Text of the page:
Indeed, the list of high-volume, low-ypc rookie running backs was basically Trent Richardson and a who's who of Hall of Famers or almost Hall of Famers. In addition to Richardson (3.56 ypc) and Bell (3.52 ypc), there's LaDainian Tomlinson (3.65), Ricky Williams (3.49), Walter Peyton (3.46 ypc), Emmitt Smith (3.89 ypc), Matt Forte (3.92 ypc), and Marshawn Lynch (3.98 ypc).
Even the guys on the high-volume, low-ypc list who didn't go on to be All-Pros typically had several quality fantasy years in them. Karim Abdul-Jabbar, Travis Henry, Errict Rhett, and Joe Cribbs all followed up their “inefficient” rookie season with a top-12 fantasy campaign as a sophomore, Sammie Smith improved across the board and finished as RB18, and Jahvid Best looked (and produced) like a star before injuries derailed his career.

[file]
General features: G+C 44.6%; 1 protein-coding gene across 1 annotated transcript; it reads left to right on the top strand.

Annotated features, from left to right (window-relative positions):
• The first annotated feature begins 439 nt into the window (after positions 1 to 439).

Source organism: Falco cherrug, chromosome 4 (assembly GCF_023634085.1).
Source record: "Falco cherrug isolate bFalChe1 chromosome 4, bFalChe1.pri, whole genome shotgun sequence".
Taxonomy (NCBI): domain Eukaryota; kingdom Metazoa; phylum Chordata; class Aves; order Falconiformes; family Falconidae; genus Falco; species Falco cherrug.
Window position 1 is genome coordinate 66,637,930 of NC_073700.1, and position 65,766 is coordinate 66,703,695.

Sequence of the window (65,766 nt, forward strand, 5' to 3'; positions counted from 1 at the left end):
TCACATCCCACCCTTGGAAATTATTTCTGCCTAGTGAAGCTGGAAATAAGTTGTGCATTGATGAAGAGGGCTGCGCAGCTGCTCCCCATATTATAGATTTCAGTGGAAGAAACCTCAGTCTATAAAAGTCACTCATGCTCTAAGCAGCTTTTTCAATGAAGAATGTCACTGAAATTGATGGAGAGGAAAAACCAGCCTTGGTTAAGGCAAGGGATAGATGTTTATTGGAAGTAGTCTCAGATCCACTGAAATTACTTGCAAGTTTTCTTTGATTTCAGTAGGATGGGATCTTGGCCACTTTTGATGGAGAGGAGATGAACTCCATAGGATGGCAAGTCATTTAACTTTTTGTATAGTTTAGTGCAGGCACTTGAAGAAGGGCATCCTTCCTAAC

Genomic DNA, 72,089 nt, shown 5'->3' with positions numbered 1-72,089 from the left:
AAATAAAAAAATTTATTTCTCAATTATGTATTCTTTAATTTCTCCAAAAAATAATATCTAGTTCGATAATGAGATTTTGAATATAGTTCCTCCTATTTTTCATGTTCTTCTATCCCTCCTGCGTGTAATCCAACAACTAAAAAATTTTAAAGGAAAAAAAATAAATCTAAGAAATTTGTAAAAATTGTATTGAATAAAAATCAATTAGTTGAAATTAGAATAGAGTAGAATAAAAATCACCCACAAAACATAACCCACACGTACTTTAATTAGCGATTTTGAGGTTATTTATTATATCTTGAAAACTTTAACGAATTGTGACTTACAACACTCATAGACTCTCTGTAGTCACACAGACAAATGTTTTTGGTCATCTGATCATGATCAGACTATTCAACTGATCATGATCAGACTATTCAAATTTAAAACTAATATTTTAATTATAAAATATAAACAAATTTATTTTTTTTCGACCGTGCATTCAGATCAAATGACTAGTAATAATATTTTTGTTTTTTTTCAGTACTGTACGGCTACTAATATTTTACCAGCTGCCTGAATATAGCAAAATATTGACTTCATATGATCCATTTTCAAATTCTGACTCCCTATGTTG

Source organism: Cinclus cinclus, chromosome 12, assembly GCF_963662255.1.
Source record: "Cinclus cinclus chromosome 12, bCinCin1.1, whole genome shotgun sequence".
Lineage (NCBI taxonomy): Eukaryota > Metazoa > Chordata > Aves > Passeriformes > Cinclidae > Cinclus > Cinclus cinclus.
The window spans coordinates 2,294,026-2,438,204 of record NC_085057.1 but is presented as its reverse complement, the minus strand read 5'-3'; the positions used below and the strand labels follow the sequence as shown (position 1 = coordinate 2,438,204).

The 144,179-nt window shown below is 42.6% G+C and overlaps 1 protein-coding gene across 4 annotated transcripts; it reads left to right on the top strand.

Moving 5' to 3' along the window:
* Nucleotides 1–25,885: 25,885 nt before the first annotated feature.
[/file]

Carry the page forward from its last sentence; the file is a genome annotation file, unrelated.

Since I wrote that article in 2014, Melvin Gordon has also found himself on the “wrong” side of the ledger with an awful rookie ypc of 3.48. Fearing the shade of Trent Richardson, many owners sold low on the “inefficient” Gordon after a “disappointing” rookie season, only to see him rank 3rd in fantasy points (nearly 20% ahead of fourth place) from 2016-2018.
Indeed, other than Richardson himself, the only running back who had a high-volume, low “efficiency” rookie season and followed it up with a disappointing sophomore campaign was James Jackson, who also happens to be the only back in the sample to average below 3 yard per carry as a rookie, (2.84), and whose team thought so little of him that they drafted William Green in the first round to replace him.